There’s a lot going on in your mouth that isn’t visible to the naked eye, and dental x-rays allow us to see what’s happening below the surface. By taking x-rays, we can give you a comprehensive assessment of the health of your mouth.
No visible signs of trouble
Tooth decay can be sneaky – it starts in difficult-to-see places between teeth or on spots that are hard to reach. Quite a lot of the cavities we see don’t cause any pain, either, so it’s a bad strategy to ‘wait for a problem’―chances are, you could have quite a large cavity but be completely unaware of the problem.
So, if you don’t know it’s there and we can’t see it with our eyes, what do we do?
a) X-rays are a vital part of your examination that allows us to confirm if you have tooth decay. But that’s not all x-rays are good for: infections deep within teeth cause the bone around the roots to dissolve, and often that’s the first sign of trouble with a dental abscess.
b) We can also see generalised bone loss due to advanced gum disease (called periodontal disease) and assess the damage visually with x-rays.
c) Third molars (‘wisdom teeth’) can only be properly assessed with x-rays.
A stitch in Time Saves Nine
Spotting problems early means we can deal with problems before they become really significant.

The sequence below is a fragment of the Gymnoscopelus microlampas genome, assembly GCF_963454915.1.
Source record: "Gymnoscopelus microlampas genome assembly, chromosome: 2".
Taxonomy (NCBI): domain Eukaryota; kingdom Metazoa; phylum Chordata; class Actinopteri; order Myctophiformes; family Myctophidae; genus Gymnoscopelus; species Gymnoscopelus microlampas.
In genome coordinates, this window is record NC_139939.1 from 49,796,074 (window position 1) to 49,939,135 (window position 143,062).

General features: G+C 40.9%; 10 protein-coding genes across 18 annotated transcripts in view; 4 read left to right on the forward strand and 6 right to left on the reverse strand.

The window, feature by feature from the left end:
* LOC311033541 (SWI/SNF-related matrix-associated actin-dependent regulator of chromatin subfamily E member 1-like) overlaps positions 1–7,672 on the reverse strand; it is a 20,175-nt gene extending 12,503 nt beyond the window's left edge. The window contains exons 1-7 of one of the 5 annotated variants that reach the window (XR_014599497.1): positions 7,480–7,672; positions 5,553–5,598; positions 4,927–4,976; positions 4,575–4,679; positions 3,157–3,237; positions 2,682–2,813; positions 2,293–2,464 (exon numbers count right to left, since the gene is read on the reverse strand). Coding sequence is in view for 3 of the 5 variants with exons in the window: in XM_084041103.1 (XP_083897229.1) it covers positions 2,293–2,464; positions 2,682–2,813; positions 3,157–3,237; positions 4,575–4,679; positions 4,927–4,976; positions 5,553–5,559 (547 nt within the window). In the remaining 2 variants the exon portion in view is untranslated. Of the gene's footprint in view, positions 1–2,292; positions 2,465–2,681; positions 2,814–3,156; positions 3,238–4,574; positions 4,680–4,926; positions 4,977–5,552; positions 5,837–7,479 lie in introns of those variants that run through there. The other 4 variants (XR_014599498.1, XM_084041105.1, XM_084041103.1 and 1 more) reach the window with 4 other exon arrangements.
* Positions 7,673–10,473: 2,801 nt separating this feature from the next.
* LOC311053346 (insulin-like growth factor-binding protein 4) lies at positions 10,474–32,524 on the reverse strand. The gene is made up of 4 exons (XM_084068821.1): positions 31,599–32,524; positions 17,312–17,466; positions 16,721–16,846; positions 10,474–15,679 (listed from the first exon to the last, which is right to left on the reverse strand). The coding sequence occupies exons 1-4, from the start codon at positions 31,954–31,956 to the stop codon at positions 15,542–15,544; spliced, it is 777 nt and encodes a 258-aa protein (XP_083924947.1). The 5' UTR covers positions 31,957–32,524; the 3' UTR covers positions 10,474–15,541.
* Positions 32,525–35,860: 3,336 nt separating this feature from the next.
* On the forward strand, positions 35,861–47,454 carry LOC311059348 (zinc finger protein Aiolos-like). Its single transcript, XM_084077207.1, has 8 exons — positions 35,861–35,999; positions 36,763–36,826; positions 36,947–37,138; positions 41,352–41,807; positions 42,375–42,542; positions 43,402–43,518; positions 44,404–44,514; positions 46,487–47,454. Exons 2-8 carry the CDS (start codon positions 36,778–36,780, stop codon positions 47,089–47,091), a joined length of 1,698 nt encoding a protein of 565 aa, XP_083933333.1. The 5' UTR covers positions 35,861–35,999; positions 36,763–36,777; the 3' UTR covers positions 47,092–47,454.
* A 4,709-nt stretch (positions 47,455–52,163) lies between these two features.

Safe for everyone
Regardless of whether you’re a child or an adult, modern digital x-rays of the inside or the outside of your mouth and jaws are safe. The amount of radiation involved is extremely low, and is equivalent to the sort of exposure you’d receive on a 1-2 hour flight. As an example, to have a standard view of your wisdom teeth, you experience about 1 to 2 days of extra background radiation, the type you get just walking down the street. In fact, you would have to have 15,000 of these x-rays every year to reach the minimum dose for any sort of harmful effect. Smaller x-rays are even more safe. This means that even if you’re pregnant you can have x-rays taken, although they are generally kept to a minimum during this period.
Oh, and that thing about us leaving the room while the x-rays are taken? Nothing to worry about there – we do lots of X-rays all day long and stepping out of the room limits ongoing exposure to radiation.
When are x-rays needed?
The types of x-rays we take will take will depend on what we’re looking for; the decision to take an x-ray, and the type of x-ray taken, will be influenced by such things as your past and present oral health, an examination of your mouth, your age, risk of disease and any early symptoms of oral disease.
What can dental X-rays detect?
• Small areas of decay between teeth not visible in the mouth
• Problems with existing fillings, root canals, crowns or bridges
• The presence and severity of gum disease
• Abscesses or other sorts of infections
• Tooth development issues such as malformed teeth, extra or missing teeth etc.
• Cysts and some types of tumours
• Traumatic injuries such as tooth and bone fractures
• Proximity of teeth to nerves and sinuses
• The development of wisdom teeth and if there is a need for them to be removed
• The amount of bone needed for dental implants
If an X-ray shows decay, we’ll will discuss treatment options with you. These may be preventive to slow or stop further progression of the decay, or may involve a filling if there is an actual cavity.